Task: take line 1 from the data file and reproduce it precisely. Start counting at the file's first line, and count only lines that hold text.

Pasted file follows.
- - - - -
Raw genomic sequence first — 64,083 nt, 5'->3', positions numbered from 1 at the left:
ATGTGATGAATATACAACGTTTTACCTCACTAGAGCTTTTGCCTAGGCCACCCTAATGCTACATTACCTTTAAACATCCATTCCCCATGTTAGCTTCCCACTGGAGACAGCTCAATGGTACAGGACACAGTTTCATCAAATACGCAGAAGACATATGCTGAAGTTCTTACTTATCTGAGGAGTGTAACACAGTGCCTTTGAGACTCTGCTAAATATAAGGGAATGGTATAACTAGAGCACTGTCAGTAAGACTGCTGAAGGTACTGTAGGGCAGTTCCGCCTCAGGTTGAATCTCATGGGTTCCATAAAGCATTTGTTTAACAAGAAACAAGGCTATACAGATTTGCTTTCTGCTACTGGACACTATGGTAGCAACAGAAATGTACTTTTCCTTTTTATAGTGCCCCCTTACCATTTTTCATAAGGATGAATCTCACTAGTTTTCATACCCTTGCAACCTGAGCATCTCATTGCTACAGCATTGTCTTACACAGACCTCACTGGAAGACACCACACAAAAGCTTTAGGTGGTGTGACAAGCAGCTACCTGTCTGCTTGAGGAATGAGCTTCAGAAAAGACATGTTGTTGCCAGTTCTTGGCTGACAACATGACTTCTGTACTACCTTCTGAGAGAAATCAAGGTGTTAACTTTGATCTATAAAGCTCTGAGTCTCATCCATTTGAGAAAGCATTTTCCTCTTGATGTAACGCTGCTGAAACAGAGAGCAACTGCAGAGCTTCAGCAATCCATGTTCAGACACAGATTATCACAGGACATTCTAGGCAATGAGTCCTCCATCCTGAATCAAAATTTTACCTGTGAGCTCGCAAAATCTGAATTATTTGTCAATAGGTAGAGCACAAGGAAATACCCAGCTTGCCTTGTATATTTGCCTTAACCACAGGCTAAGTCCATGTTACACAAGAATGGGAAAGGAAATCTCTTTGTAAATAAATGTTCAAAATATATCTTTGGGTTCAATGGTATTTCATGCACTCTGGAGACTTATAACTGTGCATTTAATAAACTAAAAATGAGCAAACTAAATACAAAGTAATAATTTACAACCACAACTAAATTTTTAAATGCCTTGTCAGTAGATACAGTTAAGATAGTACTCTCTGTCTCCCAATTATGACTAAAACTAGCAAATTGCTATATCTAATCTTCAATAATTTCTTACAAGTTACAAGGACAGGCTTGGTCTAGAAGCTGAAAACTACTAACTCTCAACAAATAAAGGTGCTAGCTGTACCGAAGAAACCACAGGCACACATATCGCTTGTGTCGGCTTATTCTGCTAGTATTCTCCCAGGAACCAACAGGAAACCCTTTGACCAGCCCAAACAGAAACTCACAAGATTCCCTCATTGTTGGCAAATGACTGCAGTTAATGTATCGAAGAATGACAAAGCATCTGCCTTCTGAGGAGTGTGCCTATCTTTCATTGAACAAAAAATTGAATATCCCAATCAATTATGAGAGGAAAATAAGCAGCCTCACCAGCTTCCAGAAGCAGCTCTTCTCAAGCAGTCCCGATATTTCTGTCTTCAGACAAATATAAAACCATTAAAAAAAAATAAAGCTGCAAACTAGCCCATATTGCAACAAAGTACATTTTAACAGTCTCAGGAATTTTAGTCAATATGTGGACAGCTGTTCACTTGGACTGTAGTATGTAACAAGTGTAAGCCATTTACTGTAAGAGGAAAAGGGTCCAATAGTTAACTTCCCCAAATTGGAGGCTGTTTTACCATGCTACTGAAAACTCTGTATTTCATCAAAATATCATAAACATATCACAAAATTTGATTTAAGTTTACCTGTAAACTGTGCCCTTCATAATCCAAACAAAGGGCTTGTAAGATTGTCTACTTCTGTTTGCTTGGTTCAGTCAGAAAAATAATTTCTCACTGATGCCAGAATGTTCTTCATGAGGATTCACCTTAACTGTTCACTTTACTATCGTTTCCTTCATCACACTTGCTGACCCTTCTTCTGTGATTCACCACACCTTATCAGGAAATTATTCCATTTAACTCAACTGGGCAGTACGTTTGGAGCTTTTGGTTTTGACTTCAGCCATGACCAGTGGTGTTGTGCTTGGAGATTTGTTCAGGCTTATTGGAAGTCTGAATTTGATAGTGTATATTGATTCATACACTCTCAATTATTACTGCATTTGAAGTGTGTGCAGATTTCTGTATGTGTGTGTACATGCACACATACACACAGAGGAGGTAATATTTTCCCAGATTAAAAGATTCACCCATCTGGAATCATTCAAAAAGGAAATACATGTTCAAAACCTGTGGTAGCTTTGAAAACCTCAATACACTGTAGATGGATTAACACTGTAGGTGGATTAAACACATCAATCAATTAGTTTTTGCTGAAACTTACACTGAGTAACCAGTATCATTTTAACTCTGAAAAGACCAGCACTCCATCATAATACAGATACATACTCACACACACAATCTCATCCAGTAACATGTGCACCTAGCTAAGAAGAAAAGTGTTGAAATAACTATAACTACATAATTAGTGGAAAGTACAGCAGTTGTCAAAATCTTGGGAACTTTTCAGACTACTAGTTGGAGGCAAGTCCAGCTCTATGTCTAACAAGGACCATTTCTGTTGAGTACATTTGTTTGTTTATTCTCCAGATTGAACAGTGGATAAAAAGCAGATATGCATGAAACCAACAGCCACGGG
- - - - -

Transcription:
Raw genomic sequence first — 64,083 nt, 5'->3', positions numbered from 1 at the left: